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I ran a freaking half marathon.

Funny face

Hey guys. I’m still in shock here. It’s been several days — long enough for my muscles to recover from their rigor mortis-like stiffness — but I still can’t believe that I ran (jogged? pseudo-walked? nearly crawled?) an entire 13.1 miles. Yes, a half marathon.

Especially considering that my training took a serious nosedive way back in August, and my last run before the half was a 3.5 mile jog exactly one month in advance. I decided to think of it as a three-month taper period and see what happened.

I was partially expecting to collapse halfway through and wake up in a medical tent next to people who have no toenails left. Or collapse a few hours after from some bizarre sci-fi illness, like toxic overload from muscle breakdown due to an unusually huge increase in activity. I swear I saw something like that on House once.

On the other hand, I kept replaying the mythical stories of runners like the guy who got really depressed at a bar one day and ran 20 miles home in the middle of the night just because, or the guy on my first Odyssey team who ran Boston for the fun of it without bothering to train first, or the chick who would “reward” herself after a long day of hard work with a 30-mile jaunt on the trails.

Granted, I’m sure that these folks didn’t sit on their asses writing lolcode all day either. But the bottom line was, I’d have my cell phone in my iFitness and family close by to pick me up if I needed to DNF. And besides, the route is like the double rainbow of footraces: the Pacific Ocean 100 yards to one side; adorable, old-style, likely multi-million dollar homes 100 yards to the other side; Cannery Row (hello, John Steinbeck!); the friendly denizens of the town of Pacific Grove; coastal bushes that look like something out of the mind of Dr. Seuss… The list goes on and on!

Racing by the sea

You can just barely make out the masses treading alongside the ocean

I had several double rainbow moments on that course. It was rather dangerous actually, as any sort of emotional overload while exercise immediately induces an asthma attack, which nearly happened to me three times.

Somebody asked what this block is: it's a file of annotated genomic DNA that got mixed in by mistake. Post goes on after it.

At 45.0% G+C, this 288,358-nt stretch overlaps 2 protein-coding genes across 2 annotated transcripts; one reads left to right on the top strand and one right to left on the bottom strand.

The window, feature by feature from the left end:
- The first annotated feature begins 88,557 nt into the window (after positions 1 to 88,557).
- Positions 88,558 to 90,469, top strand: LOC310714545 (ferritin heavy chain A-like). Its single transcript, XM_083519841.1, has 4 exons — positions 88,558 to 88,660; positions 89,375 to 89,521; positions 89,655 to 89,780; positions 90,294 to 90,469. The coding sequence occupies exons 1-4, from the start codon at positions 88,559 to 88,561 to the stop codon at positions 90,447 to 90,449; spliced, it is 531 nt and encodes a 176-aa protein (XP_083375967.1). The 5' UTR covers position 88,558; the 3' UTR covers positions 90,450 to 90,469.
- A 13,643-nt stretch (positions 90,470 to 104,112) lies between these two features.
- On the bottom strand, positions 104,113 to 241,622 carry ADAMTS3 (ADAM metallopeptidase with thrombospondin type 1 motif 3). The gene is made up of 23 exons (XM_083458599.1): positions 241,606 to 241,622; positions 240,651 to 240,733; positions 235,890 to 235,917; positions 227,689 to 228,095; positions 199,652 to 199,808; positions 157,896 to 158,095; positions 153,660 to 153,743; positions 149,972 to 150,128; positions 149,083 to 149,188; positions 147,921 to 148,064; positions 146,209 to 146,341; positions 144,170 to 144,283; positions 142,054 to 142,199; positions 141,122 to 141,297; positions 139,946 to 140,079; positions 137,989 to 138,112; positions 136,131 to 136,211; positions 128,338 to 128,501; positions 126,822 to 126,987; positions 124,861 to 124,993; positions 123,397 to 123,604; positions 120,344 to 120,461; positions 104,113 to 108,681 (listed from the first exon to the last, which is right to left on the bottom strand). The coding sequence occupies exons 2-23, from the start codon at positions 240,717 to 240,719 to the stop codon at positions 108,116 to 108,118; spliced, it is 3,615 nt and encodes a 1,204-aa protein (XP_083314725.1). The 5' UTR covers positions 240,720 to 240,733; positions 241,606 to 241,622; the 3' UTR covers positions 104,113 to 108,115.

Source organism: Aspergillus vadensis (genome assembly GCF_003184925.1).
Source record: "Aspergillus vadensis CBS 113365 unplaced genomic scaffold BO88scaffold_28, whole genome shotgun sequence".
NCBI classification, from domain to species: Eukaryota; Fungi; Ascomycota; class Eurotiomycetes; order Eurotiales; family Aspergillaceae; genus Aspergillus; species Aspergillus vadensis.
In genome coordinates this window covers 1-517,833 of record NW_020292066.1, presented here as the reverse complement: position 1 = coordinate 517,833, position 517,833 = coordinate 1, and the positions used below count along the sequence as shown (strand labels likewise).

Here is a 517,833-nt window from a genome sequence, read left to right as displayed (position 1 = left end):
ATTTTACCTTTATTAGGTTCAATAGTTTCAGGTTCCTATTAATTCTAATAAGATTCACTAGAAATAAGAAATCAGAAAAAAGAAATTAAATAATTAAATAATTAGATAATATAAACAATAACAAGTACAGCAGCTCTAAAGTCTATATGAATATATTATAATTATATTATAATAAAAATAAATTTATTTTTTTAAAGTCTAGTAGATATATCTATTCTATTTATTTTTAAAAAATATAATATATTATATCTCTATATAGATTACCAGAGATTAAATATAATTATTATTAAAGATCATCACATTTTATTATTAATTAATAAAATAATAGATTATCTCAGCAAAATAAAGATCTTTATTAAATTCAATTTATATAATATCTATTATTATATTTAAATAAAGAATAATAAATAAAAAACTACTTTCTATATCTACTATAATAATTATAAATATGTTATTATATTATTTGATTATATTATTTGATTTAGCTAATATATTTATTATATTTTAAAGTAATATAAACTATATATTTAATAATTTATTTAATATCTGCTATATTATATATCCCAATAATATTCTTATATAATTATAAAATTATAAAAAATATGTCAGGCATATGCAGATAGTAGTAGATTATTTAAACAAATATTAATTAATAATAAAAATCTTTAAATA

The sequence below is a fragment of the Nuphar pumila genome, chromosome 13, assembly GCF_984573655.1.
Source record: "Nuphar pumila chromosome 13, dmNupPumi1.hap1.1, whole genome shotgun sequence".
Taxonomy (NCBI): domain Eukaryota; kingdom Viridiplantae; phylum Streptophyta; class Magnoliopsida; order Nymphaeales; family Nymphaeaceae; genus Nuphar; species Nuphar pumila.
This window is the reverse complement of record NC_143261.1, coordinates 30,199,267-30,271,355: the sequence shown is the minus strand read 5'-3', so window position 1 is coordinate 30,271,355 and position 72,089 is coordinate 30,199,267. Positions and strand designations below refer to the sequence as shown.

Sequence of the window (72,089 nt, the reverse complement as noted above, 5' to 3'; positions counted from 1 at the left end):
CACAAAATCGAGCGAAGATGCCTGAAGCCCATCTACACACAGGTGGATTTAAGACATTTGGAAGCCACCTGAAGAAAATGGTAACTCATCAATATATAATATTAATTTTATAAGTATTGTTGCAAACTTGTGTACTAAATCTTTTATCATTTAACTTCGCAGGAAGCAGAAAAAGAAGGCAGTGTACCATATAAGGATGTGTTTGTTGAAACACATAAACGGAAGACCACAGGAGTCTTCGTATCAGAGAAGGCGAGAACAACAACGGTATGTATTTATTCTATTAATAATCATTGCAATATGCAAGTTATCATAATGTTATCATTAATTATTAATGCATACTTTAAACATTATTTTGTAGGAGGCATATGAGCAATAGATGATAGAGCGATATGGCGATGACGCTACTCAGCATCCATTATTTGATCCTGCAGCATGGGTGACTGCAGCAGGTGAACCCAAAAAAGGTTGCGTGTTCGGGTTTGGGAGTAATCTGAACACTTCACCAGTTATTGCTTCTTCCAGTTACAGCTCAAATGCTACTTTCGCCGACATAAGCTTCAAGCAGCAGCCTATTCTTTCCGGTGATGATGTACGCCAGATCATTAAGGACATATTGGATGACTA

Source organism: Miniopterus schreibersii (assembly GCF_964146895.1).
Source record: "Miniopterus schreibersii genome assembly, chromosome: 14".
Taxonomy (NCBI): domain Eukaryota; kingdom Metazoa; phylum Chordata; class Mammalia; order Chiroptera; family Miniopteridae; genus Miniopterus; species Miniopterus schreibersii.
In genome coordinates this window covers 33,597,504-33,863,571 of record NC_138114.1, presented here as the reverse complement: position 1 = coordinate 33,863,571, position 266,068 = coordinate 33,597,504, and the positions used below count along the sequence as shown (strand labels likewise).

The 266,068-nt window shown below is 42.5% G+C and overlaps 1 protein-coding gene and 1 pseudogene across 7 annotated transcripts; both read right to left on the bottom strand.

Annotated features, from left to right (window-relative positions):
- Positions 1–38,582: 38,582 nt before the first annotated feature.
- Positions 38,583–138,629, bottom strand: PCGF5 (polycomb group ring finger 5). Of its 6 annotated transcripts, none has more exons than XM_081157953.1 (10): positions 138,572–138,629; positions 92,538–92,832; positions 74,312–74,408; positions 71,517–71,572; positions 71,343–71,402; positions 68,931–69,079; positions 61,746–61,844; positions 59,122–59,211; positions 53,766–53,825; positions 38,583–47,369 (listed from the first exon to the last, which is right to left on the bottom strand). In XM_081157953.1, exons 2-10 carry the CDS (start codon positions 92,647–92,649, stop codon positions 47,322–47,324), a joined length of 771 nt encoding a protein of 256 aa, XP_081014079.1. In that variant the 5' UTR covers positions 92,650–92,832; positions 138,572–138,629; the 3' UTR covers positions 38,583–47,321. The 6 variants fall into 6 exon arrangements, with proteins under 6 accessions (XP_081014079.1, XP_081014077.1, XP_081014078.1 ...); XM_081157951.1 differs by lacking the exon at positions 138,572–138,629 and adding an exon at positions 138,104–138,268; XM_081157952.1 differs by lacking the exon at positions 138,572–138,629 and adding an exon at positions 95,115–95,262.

The tunnel

The entrance to the mythical tunnel at Mile 2

First time was approaching the traffic tunnel that goes under Custom House Plaza at mile 2. Do you have any idea how freaking cool it is to run through a tunnel you’ve only ever been through in a car? The last thing I heard before going in was a girl behind me comment to her friend, “Ooh! This is my favorite part.” The entrance of the tunnel was lined by cheering spectators, who disappeared as we entered the tunnel like a herd of wildebeests, whooping and screaming and cheering out of sheer joy and listening to our echoes reverberate down the tunnel. Just when I didn’t think I could be any more overwhelmed, I heard the most triumphant yet loneliest sound in the world. AΒ  bagpiper stood silhouetted against the bright exit of the tunnel, slowly pacing as runners thundered by, cheering, and giving him thumbs ups. I teared up, choked up, started hyperventilating, and realized I had to calm down immediately, or else. Deep breath, relax your shoulders, relax your face, shout approval at the bagpiper, and keep on flying.

Nearing the finish

Closing in on the finish… maybe a quarter mile to go?!

The second time I nearly had an asthma attack was about a mile before the finish. I had done pretty well through the 10K point, but miles 6 through 8 were becoming increasingly more difficult. Around mile 10, every time I slowed to a walk, my muscles shouted in protest as I muttered f-bombs and checked to make sure there weren’t any MarathonFoto photographers nearby. Only 5K left, and I still wasn’t sure I was going to finish. When I turned off the main drag onto the bike path that funneled into the finish at the wharf, I realized that I was really going to make it. I very consciously allowed myself exactly two sobs, then I pulled my shit together, locked myself in Chi Running mode, relaxed my face into the zen-like mask of a customer service representative, and ran like the wind (read: plodded like elephant) straight to the finish.

Finish

The third time was immediately after crossing the finish line. About ten feet to the finish, my heart and mind exploded with joy! excitement! terror! disbelief! exhaustion! transcendental meditation! and I literally leapt across that mythical paint stripe with a smile about 13.1 miles wide. I stumbled past the finish line medical tent in a haze, hearing shouting and beeping and god knows what other commotion that I couldn’t make heads nor tails of. Amongst other dazed finishers, I limped straight to the corral wall, put my elbows on the rail, my head on my elbows, and cried my eyes out.